Athletics: Brainerd runners participate in Ultramarathon
Even as the rain fell during the early evening Saturday, June 6, Chris Hanson was determined to reach 50 miles.
Hanson along with three others participated in the virtual ultramarathon that started Saturday morning and ended Sunday.
The goal in an ultramarathon is to run 100 miles in 24 hours. Every hour, a participant runs 4.17 miles and if they finish before the hour is up they are still in the race. Then, at the top of the next hour, the race starts again and the runner has an hour to run 4.17. The cycle continues for 24 hours until the last runner is standing.
“If you want to run it real fast you have time to rest, eat, go to the bathroom, whatever,” Hanson said. “But if you want to go real slow then you risk not making it in under an hour.”
Once a runner doesn’t finish the 4.17 miles in under an hour, he or she is out of the race.
“It was a beautiful day,” Hanson said. “It went well during the day, then at 8 o’clock we had storms roll through so it got wet and then it dried out.”
By the time the rain came and went, Hanson was the only Brainerd participant left running. He quit after 50 miles — which is 12 hours of running — and woke up to the next morning to still find people running the race.
“I heard some more thunder and thought ‘this would be a good time to quit,’” Hanson said.
Hanson said he would finish each lap in around 50 minutes giving him 10 minutes to eat and rest before the next lap started.
“Eating and drinking gets harder as the day goes on,” Hanson said. “Then you got to get yourself up to race again.”
Hanson and his three fellow runners named themselves the BUMS (Brainerd Area Ultramarathoners) and the course they ran was the Forestview ski trail.
The original course is in Duluth at Spirit Mountain. With the coronavirus, organizers pushed back the Duluth race to November, but still had the race virtually.
Kevin Robertson is the general manager at the Caribou Coffee in Baxter and also ran in the ultramarathon.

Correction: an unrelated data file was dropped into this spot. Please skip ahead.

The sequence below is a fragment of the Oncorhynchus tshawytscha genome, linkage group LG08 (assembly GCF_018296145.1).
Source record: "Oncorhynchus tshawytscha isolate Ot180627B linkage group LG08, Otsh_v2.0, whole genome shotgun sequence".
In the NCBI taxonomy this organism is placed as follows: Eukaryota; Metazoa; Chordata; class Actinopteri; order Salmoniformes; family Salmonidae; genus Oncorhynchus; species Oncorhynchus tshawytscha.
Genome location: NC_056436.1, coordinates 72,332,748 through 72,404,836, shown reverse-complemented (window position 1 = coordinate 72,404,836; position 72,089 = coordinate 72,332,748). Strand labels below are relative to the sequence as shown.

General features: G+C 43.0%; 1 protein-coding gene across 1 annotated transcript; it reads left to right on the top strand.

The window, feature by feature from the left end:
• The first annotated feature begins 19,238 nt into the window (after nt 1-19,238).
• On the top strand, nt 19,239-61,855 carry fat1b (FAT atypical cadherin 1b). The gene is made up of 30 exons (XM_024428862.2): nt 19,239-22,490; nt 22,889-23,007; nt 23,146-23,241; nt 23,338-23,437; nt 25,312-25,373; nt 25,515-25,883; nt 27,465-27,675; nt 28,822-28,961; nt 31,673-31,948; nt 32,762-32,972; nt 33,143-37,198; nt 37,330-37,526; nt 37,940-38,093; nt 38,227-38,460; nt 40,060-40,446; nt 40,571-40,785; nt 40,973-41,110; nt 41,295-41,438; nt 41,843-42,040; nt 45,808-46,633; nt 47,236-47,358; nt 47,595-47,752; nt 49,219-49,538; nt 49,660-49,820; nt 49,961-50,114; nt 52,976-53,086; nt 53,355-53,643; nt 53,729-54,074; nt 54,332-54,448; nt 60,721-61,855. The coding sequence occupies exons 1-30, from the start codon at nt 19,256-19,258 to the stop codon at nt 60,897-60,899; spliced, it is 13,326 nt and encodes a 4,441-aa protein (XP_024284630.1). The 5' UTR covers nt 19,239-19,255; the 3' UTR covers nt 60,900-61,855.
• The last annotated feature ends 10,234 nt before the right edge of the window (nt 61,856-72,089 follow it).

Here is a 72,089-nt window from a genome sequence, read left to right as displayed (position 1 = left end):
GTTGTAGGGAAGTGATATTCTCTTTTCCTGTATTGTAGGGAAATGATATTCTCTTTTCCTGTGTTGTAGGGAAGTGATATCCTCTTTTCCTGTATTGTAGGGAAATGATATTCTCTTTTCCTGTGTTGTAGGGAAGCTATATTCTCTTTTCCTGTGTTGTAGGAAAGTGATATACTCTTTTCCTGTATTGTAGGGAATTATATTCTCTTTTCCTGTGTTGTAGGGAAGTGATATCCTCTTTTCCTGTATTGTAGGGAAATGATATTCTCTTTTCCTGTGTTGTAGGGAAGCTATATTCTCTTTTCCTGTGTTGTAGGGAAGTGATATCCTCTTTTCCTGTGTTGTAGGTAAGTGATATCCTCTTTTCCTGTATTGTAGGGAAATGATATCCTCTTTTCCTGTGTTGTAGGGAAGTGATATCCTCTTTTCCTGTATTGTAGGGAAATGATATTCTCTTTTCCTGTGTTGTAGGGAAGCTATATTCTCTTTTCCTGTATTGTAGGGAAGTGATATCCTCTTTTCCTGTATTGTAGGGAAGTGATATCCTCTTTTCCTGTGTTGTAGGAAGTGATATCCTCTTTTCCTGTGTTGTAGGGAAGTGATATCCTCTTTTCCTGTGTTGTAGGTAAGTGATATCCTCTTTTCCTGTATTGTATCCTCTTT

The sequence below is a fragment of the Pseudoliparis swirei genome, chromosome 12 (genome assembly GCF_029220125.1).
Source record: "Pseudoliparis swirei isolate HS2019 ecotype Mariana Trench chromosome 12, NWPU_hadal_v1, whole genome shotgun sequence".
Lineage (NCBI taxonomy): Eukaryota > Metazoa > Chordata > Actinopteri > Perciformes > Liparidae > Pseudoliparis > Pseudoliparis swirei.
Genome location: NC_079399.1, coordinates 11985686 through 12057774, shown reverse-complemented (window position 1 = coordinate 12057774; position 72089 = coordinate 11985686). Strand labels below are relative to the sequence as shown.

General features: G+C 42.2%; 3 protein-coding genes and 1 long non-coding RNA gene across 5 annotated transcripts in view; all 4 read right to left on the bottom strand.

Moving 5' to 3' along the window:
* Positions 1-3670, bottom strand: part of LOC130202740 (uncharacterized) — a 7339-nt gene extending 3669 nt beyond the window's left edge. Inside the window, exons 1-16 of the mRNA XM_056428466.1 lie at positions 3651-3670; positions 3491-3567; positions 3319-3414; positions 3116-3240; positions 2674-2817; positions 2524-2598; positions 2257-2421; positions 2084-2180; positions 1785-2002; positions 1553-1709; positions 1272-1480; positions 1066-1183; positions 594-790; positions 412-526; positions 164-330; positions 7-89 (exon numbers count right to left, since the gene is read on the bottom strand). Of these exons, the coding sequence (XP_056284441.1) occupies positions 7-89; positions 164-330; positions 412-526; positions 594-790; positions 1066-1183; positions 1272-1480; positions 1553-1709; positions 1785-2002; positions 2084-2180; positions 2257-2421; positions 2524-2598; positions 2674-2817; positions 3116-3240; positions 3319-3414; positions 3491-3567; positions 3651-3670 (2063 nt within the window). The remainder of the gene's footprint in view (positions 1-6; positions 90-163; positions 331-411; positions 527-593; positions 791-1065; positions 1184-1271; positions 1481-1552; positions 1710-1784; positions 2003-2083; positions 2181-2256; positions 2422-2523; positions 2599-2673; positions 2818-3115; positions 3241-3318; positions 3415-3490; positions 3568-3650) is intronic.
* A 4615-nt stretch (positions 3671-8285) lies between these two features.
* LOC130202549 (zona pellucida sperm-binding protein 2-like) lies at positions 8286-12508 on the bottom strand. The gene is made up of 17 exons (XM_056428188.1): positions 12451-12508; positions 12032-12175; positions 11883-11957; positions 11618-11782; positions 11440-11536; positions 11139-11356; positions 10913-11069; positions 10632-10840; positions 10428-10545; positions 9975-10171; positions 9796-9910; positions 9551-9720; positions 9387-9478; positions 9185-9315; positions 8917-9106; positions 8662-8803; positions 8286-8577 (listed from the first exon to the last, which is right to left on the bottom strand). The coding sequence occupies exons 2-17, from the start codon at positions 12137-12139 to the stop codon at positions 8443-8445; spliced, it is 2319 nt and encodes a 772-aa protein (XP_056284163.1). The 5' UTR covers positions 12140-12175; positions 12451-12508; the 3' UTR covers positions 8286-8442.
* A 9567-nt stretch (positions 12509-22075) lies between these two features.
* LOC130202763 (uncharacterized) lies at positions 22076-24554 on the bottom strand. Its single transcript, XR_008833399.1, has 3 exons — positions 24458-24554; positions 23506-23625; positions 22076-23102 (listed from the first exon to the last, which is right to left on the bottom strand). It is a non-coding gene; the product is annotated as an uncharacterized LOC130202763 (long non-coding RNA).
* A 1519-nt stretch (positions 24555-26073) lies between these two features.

The 31-year-old is recovering from a hip injury and hopes to reach 50 miles like Hanson did one day. He reached 25 miles Saturday.
“Doing a virtual race was very entertaining,” Robertson said. “I thought the people that ran the event did a good job.”
Robertson said the 25 miles is the farthest he ran in a long time, with very little training.
“It was fun,” he said. “It’s always fun to be out in the woods and run around and stuff.”
Candy bars and potato chips were on hand for the racers to eat when they would finish a lap. One of the supporters ordered a pizza for them, so when they finished a lap the runners enjoyed a pizza.
“The strategy is whatever works for putting calories in, that's what you stick with,” Hanson said. “After a while it doesn’t matter how tasty or how good it might be it’s hard to eat things.”
As the race wears on Hanson said it becomes harder and harder to give yourself enough time to get ready for the next hour. It helped that he had his friends running with him.
Once Hanson was the only one still in the race out of the BUMS, one of his friends would bike the path with him to keep him company.
“I had a few die-hard friends out there,” Hanson said.
Overall both Robertson and Hanson hope they can run more ultramarathons in the future.
“It was neat that they were still able to put the event on virtual,” Hanson said. “You could check out the Facebook feeds and see how everyone was doing.”
CONRAD ENGSTROM may be reached at 218-855-5861 or firstname.lastname@example.org. Follow on Twitter at www.twitter.com/the_rad34.